In the largest ever recorded verdict under the Fair Labor Standards Act (FLSA), a federal court ordered a Pennsylvania manufacturing company to pay $22 million in back wages after significant FLSA violations. An investigation by the U.S. Department of Labor (DOL) found that the company denied overtime to over 7,500 employees. Similar cases regarding FLSA violations regularly result in judgments in the hundreds of thousands, occasionally breaking the million-dollar mark. For example, an employer paid more than $1.6 million for unpaid overtime pay in January. This month’s $22 million settlement is among the largest in DOL history.

Testimonies Recount Significant FLSA Violations

According to DOL investigators, the company failed to pay workers for all actual working time. The FLSA violations consisted of a failure to pay overtime for hours worked over 40 in a workweek performing tasks directly related to the job. Typically, the company only paid employees for their standard 8-hour scheduled shifts. However, the employer did not account for the employees’ time putting on personal protective equipment (PPE) or showering to avoid lead exposure and other hazards. During the trial, the DOL presented the following evidence:

  • testimony from 39 employees confirming that they and others were not paid for time worked;
  • a witness who performed a study estimating how much time employees spent on this work;
  • witness testimony on calculated back wages due and altered time cards; and
  • numerous, extensive time records that showed illegally adjusted times and withheld wages.

Wage and Hour Requirements Under the FLSA

The FLSA provides for several federal wage and hour standards and is one of five commonly cited employment laws that all employers should familiarize themselves with. Denying overtime pay is a violation of the FLSA and applicable state and local wage and hour laws. Currently, the FLSA entitles covered workers to the following minimum wage and overtime pay requirements:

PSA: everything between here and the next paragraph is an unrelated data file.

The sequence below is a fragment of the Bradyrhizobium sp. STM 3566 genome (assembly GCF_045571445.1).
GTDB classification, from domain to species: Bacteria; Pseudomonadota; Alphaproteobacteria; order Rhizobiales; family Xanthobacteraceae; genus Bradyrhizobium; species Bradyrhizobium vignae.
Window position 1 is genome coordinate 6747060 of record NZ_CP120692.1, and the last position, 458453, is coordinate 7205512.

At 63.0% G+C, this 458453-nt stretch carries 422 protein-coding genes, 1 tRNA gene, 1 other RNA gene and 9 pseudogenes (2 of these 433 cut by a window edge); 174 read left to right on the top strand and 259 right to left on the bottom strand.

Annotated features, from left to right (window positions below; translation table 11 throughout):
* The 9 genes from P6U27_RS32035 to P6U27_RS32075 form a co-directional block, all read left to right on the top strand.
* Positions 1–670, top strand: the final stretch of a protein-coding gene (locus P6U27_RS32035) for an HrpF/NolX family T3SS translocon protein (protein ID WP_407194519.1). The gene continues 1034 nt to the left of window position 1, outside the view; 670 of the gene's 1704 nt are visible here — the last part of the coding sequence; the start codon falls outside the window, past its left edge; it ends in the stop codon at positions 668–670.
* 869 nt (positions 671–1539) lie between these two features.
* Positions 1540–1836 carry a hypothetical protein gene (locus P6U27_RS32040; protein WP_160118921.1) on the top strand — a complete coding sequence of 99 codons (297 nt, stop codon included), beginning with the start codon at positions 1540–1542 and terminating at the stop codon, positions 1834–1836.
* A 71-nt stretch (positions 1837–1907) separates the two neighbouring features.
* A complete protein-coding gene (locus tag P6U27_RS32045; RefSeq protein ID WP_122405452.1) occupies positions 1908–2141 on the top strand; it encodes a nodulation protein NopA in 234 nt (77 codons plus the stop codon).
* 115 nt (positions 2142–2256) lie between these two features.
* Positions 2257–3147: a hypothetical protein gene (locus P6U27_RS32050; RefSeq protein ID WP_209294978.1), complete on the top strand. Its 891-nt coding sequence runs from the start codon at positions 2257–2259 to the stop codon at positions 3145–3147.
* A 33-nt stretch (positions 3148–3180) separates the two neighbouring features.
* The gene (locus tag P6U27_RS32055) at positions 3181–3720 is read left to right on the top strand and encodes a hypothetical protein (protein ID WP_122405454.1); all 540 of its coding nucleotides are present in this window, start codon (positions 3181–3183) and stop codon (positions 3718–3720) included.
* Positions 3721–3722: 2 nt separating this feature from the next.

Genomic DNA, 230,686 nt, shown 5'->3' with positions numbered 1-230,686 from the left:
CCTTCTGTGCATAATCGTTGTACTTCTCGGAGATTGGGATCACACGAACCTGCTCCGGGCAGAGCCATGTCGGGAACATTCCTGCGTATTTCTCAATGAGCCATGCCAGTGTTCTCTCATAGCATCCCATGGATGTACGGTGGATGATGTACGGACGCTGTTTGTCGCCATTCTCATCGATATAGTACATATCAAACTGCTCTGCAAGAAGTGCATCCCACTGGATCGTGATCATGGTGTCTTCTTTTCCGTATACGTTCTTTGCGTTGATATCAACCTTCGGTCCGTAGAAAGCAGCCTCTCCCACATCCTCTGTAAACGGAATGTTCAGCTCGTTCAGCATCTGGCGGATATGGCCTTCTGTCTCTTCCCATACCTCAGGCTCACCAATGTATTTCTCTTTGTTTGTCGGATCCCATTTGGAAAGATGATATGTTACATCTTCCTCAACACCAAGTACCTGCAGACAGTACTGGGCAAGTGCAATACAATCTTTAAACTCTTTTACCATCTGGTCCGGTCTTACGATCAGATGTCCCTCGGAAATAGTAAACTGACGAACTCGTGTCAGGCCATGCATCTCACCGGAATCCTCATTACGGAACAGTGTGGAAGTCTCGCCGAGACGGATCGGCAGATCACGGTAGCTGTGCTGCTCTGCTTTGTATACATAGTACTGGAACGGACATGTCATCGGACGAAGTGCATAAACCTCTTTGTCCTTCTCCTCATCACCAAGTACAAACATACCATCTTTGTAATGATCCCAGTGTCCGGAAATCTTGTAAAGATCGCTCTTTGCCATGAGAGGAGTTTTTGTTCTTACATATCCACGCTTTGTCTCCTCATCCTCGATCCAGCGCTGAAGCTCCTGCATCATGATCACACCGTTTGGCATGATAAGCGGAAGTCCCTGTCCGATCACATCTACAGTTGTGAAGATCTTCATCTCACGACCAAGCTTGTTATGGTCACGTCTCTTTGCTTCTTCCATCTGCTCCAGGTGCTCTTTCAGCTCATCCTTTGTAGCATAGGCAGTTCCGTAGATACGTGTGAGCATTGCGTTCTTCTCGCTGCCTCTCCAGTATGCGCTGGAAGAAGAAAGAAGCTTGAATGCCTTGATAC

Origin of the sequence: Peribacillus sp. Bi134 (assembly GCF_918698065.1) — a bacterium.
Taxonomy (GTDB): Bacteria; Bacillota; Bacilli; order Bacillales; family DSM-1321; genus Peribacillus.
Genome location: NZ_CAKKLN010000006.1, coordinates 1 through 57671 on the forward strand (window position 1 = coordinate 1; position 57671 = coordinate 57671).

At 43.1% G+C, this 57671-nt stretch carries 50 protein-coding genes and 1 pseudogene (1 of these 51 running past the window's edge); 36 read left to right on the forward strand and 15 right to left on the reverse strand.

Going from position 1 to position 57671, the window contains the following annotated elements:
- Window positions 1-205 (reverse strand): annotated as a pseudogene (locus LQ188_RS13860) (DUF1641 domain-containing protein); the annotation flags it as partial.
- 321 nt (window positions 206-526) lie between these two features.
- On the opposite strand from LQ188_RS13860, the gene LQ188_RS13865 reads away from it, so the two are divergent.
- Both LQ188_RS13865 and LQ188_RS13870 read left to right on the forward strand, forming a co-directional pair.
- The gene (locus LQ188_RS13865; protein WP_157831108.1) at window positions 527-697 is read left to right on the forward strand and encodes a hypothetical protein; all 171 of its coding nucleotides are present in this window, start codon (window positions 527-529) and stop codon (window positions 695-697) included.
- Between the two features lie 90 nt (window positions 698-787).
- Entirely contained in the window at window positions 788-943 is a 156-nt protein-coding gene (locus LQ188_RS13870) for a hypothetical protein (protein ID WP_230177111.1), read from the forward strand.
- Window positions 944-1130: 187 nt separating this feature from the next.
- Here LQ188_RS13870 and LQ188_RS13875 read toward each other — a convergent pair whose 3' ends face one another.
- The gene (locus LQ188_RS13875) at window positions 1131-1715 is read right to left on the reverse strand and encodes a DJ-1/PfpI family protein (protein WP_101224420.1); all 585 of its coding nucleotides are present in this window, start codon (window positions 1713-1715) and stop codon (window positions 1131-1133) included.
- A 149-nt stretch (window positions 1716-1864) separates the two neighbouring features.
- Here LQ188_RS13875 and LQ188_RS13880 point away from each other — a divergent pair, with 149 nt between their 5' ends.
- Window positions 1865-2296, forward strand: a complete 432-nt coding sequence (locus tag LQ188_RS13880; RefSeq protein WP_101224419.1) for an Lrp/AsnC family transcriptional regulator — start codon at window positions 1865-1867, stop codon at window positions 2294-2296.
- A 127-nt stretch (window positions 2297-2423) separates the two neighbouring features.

• The federal minimum wage of not less than $7.25 an hour, effective July 24th, 2009.
  • An overtime pay rate of not less than one and one-half times the regular pay rate during hours worked more than 40 a week.

Notably, employee hours worked include all the time during which an employee is required to be on the employer’s premises, on duty, or at a prescribed workplace. This may include time spent powering up machinery, donning PPE, or booting computers.

Judgment in the Case

After the 30-day trial ended, a 12-member jury found that the company must pay the 7,500 affected workers for all of their working time as a result of the FLSA violations. The jury will ask for this judgment in the U.S. District Court for the Eastern District of Pennsylvania (the District Court). The liquidated damages totaling $22 million will be equally distributed among all claimants in this case. Additionally, the DOL will seek an injunction requiring the Pennsylvania manufacturing company to fully comply with the FLSA in the future.